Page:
And what does totalitarian language consist of? The French neuropsychiatrist, who lost his parents in the Holocaust, and that he himself was arrested by the Nazis as a child, although he managed to escape, he turned to the philosopher Hannah Arendt to describe it: “Totalitarian language is a language of slogans that stops thought by ensuring that there is only one truth, and that the one who does not submits to it must be rejected, separated, subdued and re-educated. Boris Cyrulnik also warned that, today, this can also happen without a visible leader, because “the Internet allows a totalitarian language without the figure of the boss.”

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“The first victims of totalitarian language are journalists,” he warned. And he gave the example of Russia, where Putin controls what can be said or not. Faced with all this, what is the solution? The only alternative to the seduction of hatred and the simplifications of totalitarianism is culture, but not any way of understanding culture, but only that which encourages the opening of perspectives and free debate. In fact, Cyrulnik recalled that Germany was the most educated society of its time when it fell prey to Nazism.

“The solution is the theater, but on the condition that the theater is the place of debate,” he explained. And he linked what in Anglo-Saxon countries they call ‘cancel culture’ and here ‘cancellation culture’ with a “side effect” of democracies. “This is a side effect of democracy. In the totalitarian language there is only one legitimacy, which is that of the boss, and in excess of democracy everyone has a say and no one is legitimate. At some point an authority is needed that must be momentary, and that is allowed by the elections. We therefore have two dangers: the rigid order of the dictatorship and the disorder of democracy. From there, make do as you can.”


Cyrulnik is especially known for his idea of resilience, a way of coping with adversity linked to the development of affective and social ties that act as a protective shield. “Let no wound be a destiny” is a very famous phrase of his. Yesterday he defended that prejudices against those who live on the margins or in unfavorable situations become “self-fulfilling prophecies.” “You say: it is not worth taking care of these people because they are condemned, and so you condemn them.”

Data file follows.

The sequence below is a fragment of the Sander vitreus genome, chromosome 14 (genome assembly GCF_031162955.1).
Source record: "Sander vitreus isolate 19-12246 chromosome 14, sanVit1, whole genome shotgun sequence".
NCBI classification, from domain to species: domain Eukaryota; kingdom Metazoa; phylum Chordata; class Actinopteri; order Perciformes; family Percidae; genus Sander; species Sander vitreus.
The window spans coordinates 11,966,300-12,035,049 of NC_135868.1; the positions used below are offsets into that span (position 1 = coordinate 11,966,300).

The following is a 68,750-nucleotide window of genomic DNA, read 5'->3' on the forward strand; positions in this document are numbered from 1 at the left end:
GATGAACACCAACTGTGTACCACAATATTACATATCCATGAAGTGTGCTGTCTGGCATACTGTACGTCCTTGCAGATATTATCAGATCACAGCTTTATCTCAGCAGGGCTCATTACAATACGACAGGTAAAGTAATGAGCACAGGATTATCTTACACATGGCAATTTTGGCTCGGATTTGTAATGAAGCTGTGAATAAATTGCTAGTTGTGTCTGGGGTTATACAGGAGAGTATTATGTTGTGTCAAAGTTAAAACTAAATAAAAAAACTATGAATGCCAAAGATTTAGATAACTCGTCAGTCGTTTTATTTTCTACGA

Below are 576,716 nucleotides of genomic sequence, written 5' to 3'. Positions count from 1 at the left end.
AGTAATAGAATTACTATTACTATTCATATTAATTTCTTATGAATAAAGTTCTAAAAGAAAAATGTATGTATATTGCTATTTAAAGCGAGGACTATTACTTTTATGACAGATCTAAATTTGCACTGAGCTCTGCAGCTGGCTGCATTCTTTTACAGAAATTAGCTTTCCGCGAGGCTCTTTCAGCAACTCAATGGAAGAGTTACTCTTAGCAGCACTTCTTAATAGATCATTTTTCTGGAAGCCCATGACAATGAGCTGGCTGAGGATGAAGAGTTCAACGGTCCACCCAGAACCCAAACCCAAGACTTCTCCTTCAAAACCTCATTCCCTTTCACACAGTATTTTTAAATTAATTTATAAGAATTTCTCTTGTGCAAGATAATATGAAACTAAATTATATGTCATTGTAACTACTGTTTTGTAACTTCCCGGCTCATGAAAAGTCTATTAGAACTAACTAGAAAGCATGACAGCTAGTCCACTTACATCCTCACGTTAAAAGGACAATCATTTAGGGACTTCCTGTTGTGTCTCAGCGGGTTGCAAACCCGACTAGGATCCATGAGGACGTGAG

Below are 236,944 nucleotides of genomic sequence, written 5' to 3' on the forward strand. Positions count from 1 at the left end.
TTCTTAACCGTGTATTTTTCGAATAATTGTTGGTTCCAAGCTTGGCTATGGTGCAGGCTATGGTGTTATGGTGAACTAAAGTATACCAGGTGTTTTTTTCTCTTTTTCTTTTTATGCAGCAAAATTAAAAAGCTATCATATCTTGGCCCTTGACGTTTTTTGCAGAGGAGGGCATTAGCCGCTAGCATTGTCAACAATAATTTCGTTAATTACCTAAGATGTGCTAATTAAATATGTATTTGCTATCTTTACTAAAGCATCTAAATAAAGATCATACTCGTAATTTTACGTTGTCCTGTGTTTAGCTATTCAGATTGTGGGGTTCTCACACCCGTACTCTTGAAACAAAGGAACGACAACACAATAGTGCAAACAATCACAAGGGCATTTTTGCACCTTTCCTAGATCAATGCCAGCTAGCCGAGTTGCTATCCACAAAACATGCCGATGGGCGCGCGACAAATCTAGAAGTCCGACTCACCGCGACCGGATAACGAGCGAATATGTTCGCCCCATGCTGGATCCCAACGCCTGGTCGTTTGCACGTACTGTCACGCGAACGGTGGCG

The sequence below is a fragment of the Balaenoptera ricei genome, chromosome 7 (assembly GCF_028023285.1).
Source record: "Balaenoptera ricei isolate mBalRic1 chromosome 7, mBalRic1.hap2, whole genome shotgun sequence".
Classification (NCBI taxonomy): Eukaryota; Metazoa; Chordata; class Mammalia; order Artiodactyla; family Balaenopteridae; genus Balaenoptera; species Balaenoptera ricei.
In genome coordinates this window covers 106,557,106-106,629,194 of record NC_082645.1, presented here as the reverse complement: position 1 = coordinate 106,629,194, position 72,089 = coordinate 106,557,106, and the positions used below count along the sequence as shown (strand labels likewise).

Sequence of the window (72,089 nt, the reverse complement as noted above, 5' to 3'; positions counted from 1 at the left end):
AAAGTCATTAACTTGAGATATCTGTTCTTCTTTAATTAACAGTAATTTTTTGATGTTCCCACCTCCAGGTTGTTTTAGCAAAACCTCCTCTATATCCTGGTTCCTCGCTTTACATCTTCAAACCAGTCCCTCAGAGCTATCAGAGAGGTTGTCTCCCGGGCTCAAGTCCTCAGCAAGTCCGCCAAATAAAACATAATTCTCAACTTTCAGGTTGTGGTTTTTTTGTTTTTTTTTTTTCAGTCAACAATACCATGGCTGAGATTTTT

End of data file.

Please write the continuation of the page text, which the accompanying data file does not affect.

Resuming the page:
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Faced with this attitude, he defended that the opposite must be done: take care of these people and offer them alternatives. “In poor neighborhoods, like the Brazilian favelas, the only pride of the kids is violence: being able to face the Police and the Army”he explained yesterday. “President Lula decided to introduce music and sports into the favelas, which are two great weapons of seduction, and in two years he managed to send half of those children to school.” This is, in his opinion, the way.

“The theory of resilience is based on not being carried away by misfortune and seeks to give people confidence to nurture their inner freedom. This is done through the families, or a substitute, in the event that they do not exist”. And that’s because, “to be open to others, you have to have confidence in yourself”, which is not easy when you have suffered a trauma.

The neuropsychiatrist also highlighted that until now the history of humanity has been linked to violence, which has been necessary to survive, “But for a few generations we would like to live with something else.” Until now, in human history “violence was seen as a factor of construction, but now we see it as an element of destruction.” And since physical violence occurs to a greater extent in men than in women, he advocated for an education that consists of “teaching boys to control their impulses.”